7. Mazescapes by Roxie Munro: Similar to I Spy books or Where’s Waldo, Roxie Munro takes readers through pages and pages of various landscapes. On each one, you search out the intertwining roads and cars and try to find the same car, the same school bus, etc. somewhere on each of the pages. When you’ve found them all, go back and search again for something starting with each letter in the alphabet! There are even hidden letters hiding on each page.
8. D’Aulaires’ Book of Greek Myths: Folktales and myth anthologies are a great way to absorb the attention of older readers. I pored over this book hundreds of times as a kid and was especially fascinated by the wonderful double spread illustration of the family tree of all the gods and goddesses.
9. The New Way Things Work by David Macaulay: A must-have book for every household, you can learn in amazingly easy-to-understand detail how just about everything works. From nuclear fission to supermarkets. I especially love the pages on paper making and bookbinding. Older children can spend hours looking at this book and it’s a great launching point for home experiments and exploration.
10. George & Martha: The Complete Stories of Two Best Friends by James Marshall: I don’t always sing the praises of picture book anthologies because often you lose a lot of the original book’s essence and formatting when trying to cram multiple picture books in one big volume. However, this one is truly fantastic. The George and Martha stories are simple, charming, and oh-so-funny. Not only can you sit down with your kids and read story after story, but it’s also filled with wonderful anecdotes about the late author, James Marshall, from some of children’s literature’s favorite people – including Maurice Sendak and Jon Scieszka. Definitely a great book to add to your collection.
I hope your snow days are a flurry of art activities, science experiments and lots and lots of reading. We’d love to hear what keeps your kids busy when they’re stuck in the house. Share your tips in the comments below.
Friday, October 8th, 2010
One regular customer has been stopping in to buy books for his grandson for about three years now. It’s been so nice for me to be able to watch how this child’s tastes and preferences for books has changed over the years. While Eric Carle’s 10 Little Rubber Ducks used to to be his absolute favorite book, on his most recent visit to the store, the now 3-year-old had a new, very specific request: “I want a scary book.”
Now selling scary picture books can sometimes be tricky territory. Every child reacts to a story differently, of course, but I notice that the kids more so than the parents gravitate to the scary books. These are the books with monsters and suspense, unexpected surprises, and dramatic tension with every page turn, oh, and monsters. Did I mention the monsters? But the two words we hear all too much from the parents? “Too scary.” As the bookseller, I’d feel terrible if a suggestion of mine triggered a nightmare, but also know that some fear is a good thing. I’d bet we’ve all felt that special thrill that comes from being scared and felt that wonderful sense of relief when you find out everything is going to be all right. Adult and children both tend to seek out pleasant sensations of fear, from games of peek-a-boo and Hide and Go Shriek (my 6-year-old nephew’s shock-inducing reinvention of Hide and Go Seek) to riding rollercoasters and watching scary movies. So how to find a picture book that delivers the fear and the thrills without the nightmares and tears? As it nears Halloween and I get more and more requests for scary books that aren’t too scary, I’ve put together a quick list of some of my favorites to share.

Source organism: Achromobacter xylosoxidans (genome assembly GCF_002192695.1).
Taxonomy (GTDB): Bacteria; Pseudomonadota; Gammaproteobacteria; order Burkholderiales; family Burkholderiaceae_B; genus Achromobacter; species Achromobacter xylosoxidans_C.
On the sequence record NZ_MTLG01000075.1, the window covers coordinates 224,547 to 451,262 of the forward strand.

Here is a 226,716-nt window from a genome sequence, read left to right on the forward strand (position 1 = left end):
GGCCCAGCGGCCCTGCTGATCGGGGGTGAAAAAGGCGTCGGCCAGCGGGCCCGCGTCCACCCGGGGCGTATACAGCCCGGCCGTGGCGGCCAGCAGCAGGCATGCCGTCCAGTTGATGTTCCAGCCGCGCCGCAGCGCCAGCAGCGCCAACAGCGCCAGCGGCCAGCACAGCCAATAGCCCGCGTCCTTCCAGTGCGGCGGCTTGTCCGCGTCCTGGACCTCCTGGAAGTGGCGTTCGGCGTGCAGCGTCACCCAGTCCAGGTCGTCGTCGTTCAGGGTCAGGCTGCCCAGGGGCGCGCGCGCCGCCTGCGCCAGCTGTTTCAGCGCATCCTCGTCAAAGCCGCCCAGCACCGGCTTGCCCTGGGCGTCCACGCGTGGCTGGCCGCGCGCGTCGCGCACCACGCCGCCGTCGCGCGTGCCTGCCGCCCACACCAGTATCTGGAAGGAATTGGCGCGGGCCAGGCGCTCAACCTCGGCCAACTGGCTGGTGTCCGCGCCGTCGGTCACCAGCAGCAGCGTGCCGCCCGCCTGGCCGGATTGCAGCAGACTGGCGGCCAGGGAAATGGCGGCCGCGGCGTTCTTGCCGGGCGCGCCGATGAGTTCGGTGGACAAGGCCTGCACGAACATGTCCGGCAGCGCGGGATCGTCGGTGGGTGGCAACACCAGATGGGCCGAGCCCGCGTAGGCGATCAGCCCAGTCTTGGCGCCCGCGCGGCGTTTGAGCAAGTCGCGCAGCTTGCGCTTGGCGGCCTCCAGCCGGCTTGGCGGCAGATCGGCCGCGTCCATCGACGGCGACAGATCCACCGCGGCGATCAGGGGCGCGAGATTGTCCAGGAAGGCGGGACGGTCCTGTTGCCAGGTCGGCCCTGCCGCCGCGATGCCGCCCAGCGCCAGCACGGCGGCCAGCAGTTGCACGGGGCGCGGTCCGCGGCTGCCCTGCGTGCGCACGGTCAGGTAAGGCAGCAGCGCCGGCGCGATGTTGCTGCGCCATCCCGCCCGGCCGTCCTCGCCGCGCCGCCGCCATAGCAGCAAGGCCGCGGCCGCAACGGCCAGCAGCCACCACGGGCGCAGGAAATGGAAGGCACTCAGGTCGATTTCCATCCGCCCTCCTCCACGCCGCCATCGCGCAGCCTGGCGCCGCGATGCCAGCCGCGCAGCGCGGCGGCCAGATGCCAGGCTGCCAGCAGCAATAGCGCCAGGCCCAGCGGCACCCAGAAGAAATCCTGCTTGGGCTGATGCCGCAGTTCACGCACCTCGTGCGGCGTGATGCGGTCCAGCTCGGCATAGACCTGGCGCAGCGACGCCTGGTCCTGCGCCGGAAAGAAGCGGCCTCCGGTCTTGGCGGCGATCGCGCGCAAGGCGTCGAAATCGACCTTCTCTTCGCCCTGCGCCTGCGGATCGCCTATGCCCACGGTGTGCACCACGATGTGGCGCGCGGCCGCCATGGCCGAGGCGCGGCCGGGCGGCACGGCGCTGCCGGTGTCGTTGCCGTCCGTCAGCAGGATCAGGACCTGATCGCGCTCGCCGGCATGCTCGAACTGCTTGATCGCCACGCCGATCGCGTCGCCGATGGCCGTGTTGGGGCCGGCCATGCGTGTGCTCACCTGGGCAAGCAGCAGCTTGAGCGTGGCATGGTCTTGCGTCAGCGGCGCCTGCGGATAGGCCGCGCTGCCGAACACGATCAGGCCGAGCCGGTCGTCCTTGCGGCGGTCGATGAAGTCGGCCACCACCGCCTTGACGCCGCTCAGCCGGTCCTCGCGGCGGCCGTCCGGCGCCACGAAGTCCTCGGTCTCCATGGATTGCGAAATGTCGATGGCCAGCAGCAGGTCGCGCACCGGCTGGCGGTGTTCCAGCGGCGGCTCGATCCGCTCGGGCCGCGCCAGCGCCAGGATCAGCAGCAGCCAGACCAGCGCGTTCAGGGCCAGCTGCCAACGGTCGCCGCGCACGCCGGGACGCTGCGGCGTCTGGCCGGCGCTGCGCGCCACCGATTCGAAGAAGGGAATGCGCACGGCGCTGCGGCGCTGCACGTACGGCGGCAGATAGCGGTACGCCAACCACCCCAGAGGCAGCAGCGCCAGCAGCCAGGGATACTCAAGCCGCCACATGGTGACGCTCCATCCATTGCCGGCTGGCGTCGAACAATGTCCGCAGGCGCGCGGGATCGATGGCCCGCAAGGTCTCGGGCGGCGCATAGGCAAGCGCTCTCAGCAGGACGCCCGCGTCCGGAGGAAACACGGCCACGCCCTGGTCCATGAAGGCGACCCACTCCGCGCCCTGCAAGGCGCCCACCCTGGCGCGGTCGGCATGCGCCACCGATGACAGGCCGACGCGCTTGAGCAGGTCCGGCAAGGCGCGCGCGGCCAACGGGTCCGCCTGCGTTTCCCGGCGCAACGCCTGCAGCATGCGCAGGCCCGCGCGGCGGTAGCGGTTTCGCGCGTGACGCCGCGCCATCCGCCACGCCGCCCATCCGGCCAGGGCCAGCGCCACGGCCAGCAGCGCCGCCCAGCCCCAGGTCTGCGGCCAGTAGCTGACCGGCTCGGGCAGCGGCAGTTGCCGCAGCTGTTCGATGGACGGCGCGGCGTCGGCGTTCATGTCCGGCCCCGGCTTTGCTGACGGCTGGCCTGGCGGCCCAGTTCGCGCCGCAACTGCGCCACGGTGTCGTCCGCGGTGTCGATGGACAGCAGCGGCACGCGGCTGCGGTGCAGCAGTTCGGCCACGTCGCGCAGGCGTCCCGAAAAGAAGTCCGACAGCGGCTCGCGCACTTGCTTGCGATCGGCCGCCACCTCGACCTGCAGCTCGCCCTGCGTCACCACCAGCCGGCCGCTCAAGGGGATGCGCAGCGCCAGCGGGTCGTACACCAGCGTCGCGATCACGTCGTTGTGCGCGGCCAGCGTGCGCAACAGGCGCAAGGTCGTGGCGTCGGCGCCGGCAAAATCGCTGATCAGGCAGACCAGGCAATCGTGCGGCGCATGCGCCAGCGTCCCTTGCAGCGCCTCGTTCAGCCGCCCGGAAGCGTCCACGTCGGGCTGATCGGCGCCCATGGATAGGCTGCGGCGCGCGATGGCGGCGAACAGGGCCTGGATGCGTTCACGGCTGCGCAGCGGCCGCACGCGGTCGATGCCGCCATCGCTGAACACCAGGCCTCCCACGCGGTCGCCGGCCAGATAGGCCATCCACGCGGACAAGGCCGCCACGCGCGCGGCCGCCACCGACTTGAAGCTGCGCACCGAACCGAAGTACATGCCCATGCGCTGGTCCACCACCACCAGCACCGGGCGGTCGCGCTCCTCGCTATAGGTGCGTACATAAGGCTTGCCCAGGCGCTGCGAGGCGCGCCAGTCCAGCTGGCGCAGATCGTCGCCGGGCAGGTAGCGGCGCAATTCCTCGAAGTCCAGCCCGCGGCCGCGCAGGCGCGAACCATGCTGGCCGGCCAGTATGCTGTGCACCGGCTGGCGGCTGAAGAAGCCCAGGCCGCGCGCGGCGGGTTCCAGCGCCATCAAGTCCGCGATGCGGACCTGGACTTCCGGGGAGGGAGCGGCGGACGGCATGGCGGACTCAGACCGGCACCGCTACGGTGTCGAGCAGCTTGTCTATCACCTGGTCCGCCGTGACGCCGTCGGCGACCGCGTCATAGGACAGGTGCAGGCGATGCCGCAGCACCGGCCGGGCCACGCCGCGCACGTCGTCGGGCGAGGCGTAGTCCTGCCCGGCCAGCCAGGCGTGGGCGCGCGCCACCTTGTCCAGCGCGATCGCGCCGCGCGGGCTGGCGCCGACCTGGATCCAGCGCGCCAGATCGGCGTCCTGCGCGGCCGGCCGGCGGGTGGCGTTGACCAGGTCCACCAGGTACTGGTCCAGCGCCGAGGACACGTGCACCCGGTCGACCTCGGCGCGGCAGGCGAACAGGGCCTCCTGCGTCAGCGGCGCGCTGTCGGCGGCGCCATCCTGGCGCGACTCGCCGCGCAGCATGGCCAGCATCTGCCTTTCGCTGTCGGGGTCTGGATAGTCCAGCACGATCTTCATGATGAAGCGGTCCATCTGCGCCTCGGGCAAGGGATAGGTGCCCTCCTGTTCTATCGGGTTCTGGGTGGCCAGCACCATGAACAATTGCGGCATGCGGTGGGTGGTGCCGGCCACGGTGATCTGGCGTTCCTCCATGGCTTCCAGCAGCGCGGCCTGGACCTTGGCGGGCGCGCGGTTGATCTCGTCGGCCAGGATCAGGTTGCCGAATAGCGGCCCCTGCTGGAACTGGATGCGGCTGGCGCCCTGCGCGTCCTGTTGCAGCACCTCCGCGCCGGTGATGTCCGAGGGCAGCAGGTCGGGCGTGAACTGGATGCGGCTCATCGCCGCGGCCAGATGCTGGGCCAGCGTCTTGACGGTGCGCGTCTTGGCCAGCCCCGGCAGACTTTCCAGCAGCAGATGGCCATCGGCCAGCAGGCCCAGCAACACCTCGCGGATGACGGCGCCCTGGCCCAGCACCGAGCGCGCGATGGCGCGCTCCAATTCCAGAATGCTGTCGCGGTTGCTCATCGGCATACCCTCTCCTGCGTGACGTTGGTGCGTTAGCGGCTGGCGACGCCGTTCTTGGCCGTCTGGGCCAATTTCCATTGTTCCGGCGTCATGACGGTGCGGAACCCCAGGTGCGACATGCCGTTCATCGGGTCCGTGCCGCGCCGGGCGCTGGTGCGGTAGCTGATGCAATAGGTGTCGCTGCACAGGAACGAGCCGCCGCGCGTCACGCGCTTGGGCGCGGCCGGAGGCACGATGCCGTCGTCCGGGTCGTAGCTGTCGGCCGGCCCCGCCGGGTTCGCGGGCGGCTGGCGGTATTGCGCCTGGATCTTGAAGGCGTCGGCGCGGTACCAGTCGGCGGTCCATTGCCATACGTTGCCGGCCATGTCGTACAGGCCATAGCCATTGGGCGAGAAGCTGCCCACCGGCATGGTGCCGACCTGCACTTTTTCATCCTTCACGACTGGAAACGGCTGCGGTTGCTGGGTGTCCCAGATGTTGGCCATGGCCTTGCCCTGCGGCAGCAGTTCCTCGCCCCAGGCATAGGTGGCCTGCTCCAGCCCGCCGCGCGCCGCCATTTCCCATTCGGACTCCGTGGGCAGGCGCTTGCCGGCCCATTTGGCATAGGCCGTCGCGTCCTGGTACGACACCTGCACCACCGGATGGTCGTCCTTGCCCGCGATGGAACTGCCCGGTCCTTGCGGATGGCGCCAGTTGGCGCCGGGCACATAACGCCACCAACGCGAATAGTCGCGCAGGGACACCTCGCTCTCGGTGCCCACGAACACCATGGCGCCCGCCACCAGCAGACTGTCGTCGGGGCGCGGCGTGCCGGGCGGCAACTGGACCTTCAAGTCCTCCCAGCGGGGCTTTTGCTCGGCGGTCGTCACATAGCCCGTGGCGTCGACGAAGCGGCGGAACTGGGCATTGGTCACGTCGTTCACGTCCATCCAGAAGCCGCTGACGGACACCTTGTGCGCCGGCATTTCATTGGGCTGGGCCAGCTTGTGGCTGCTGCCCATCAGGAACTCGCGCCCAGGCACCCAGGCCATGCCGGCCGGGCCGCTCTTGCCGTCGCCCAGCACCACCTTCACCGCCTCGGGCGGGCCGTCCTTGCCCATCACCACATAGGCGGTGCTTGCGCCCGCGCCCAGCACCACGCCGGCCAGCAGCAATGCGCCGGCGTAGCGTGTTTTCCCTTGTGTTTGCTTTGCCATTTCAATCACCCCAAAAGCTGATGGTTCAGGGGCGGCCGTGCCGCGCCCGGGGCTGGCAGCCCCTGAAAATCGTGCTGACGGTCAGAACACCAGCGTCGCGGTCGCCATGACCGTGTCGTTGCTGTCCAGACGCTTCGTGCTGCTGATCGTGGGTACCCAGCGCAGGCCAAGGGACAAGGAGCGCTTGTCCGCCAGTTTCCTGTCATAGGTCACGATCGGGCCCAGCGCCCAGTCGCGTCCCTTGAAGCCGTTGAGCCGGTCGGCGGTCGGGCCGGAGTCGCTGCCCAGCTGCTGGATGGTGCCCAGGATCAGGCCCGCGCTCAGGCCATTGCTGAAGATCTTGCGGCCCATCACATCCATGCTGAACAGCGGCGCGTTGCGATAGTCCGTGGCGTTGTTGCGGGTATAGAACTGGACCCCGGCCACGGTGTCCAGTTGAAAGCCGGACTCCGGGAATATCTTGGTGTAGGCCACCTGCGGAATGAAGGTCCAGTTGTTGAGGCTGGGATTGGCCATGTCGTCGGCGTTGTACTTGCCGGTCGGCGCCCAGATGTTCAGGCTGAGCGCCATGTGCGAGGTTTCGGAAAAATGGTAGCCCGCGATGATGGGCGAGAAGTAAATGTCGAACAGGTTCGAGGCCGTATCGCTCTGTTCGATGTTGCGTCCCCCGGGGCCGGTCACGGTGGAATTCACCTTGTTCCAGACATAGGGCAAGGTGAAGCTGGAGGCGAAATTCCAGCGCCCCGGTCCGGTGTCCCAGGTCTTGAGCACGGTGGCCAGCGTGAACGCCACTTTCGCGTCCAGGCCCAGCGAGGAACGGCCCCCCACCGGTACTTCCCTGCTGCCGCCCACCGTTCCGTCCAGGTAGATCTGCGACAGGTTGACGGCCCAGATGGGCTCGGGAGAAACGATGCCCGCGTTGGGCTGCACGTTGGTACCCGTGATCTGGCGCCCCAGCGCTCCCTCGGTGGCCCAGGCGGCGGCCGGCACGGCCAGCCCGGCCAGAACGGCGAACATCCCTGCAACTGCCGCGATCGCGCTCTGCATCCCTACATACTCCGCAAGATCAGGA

There are lots of picture books out there that deal with friendly monsters and even more that deal with being afraid to go to bed at night. One of my favorites (and actually the final choice of our 3-year-old scare-seeking customer) is There’s a Nightmare in My Closet by Mercer Mayer. The little boy is at first too scared to go to bed because he thinks there’s a monster in his closet, but when he makes up his mind to get rid of the monster, ends up actually making friends with him instead. Mayer masterfully drags the suspense of the monster creeping out of the closet in the dark shadows of the room, but balances the tension with incredibly humorous illustrations and a delightful role reversal in the story’s twist ending.
Another two of my favorite recommendations that are especially a big hit in October are versions of the traditional Halloween poem that starts, “In a dark, dark wood…” and usually ends with a ghost or spooky creature jumping out at you. There are many different versions of this poem available, but Ruth Brown’s A Dark Dark Tale is delightful and child-friendly one. The illustrations are dark and spooky and the book’s verse builds and builds onto itself as you’re taken further along through the woods and into a house. Just when a child can’t bear the suspense any longer, expecting the worst – goblins, ghosts, maybe a witch? – to jump out of the dark, you discover a teeny-tiny mouse and so the built-up fear is replaced with laughter and delight.
A Beasty Story by Bill Martin Jr. and Steven Kellogg uses similar verse, but lighter and more colorful illustrations to break the tension. There are even four little mouse characters to keep you company through the dark, dark house with their own funny rhyming commentary and a sub-story that even teaches colors. Like Brown’s book, this version also has a delightful surprise ending that provides humorous relief.